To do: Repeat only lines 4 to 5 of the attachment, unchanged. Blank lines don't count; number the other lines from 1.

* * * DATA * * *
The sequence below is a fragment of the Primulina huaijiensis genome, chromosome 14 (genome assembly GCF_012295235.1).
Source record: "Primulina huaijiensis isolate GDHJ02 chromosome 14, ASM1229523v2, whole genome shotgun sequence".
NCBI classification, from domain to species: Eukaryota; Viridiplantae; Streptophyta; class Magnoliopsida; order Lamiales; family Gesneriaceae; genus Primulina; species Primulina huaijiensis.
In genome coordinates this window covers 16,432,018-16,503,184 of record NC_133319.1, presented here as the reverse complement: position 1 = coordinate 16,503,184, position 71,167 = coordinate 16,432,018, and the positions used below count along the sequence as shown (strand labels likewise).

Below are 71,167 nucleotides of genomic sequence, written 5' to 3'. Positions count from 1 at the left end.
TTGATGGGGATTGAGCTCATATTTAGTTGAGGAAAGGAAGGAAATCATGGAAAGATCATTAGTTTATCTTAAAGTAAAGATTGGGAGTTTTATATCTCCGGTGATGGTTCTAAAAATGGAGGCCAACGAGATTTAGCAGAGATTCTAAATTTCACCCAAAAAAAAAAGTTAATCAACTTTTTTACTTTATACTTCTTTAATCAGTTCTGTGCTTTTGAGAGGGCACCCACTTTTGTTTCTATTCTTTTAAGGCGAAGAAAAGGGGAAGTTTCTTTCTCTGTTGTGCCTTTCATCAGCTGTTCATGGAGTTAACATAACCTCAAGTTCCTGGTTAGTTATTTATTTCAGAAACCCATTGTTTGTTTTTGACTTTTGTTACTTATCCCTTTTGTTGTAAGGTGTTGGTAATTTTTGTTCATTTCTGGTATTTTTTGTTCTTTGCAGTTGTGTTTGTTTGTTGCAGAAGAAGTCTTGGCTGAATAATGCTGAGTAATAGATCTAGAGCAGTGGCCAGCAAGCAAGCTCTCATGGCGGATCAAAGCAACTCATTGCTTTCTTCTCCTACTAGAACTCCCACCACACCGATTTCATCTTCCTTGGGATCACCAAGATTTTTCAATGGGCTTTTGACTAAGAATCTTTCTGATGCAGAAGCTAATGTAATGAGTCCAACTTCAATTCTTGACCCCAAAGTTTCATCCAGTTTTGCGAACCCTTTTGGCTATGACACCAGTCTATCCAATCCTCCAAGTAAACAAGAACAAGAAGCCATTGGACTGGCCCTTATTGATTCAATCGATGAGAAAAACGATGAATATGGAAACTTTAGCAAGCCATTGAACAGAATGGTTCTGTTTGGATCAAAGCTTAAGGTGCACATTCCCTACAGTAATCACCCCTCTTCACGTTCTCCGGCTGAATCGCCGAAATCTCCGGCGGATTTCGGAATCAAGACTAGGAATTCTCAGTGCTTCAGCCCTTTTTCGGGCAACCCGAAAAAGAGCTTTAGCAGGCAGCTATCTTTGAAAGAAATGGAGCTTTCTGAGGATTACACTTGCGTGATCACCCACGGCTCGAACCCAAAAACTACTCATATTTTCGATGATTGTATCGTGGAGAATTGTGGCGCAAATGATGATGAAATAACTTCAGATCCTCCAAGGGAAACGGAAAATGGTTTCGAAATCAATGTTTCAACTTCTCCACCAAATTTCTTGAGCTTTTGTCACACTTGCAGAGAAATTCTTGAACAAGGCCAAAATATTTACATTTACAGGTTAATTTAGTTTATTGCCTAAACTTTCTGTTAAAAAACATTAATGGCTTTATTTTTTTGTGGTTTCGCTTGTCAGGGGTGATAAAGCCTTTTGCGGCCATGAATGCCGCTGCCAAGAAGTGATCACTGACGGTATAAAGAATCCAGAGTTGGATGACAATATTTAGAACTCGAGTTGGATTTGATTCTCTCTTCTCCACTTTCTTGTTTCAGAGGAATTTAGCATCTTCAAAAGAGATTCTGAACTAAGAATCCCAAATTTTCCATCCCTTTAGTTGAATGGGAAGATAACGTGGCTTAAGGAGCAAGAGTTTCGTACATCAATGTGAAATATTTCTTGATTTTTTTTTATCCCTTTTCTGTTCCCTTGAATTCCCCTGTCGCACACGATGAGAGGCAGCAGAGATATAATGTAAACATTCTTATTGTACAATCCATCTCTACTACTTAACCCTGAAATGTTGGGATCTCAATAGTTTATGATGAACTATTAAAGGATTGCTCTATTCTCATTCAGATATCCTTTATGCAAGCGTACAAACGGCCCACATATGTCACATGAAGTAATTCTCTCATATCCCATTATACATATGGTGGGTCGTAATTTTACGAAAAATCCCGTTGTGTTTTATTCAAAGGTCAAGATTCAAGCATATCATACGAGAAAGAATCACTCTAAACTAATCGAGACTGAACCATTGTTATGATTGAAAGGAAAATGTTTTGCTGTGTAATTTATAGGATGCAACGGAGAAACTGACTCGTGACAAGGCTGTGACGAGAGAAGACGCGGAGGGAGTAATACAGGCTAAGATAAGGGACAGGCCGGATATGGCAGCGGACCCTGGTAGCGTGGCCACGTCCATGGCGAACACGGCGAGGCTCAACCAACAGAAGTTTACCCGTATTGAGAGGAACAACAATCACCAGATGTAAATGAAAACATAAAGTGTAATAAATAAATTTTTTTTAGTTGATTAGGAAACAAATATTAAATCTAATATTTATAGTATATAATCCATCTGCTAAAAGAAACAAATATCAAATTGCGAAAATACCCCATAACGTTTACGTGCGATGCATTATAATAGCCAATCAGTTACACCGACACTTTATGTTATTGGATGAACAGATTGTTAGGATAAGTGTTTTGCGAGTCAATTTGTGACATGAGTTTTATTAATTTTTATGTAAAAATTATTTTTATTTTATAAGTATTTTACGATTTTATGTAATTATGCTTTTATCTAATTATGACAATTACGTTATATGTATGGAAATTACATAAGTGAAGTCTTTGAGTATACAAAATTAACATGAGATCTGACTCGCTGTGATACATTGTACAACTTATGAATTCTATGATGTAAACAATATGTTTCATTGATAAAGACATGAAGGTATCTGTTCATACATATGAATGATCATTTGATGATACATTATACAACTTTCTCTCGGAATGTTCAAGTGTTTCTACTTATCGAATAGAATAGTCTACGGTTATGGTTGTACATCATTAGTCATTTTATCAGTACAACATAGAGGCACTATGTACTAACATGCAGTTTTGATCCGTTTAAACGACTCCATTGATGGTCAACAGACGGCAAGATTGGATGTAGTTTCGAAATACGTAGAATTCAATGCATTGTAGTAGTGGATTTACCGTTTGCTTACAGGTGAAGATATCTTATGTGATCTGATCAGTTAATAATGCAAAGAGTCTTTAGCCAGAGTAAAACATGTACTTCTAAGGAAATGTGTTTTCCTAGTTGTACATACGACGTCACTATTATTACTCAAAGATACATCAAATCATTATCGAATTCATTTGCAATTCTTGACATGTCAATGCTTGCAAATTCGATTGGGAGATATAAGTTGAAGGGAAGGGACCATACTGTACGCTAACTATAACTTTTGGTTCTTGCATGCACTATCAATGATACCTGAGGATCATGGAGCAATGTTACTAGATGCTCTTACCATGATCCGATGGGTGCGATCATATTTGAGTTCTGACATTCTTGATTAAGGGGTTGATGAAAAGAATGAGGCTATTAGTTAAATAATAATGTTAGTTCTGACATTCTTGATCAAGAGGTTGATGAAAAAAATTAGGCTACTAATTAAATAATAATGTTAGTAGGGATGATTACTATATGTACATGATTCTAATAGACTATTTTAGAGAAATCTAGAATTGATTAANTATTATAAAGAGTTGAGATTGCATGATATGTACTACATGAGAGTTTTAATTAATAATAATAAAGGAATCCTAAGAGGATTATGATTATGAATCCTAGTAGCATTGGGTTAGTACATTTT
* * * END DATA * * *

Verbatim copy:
In genome coordinates this window covers 16,432,018-16,503,184 of record NC_133319.1, presented here as the reverse complement: position 1 = coordinate 16,503,184, position 71,167 = coordinate 16,432,018, and the positions used below count along the sequence as shown (strand labels likewise).

Below are 71,167 nucleotides of genomic sequence, written 5' to 3'. Positions count from 1 at the left end.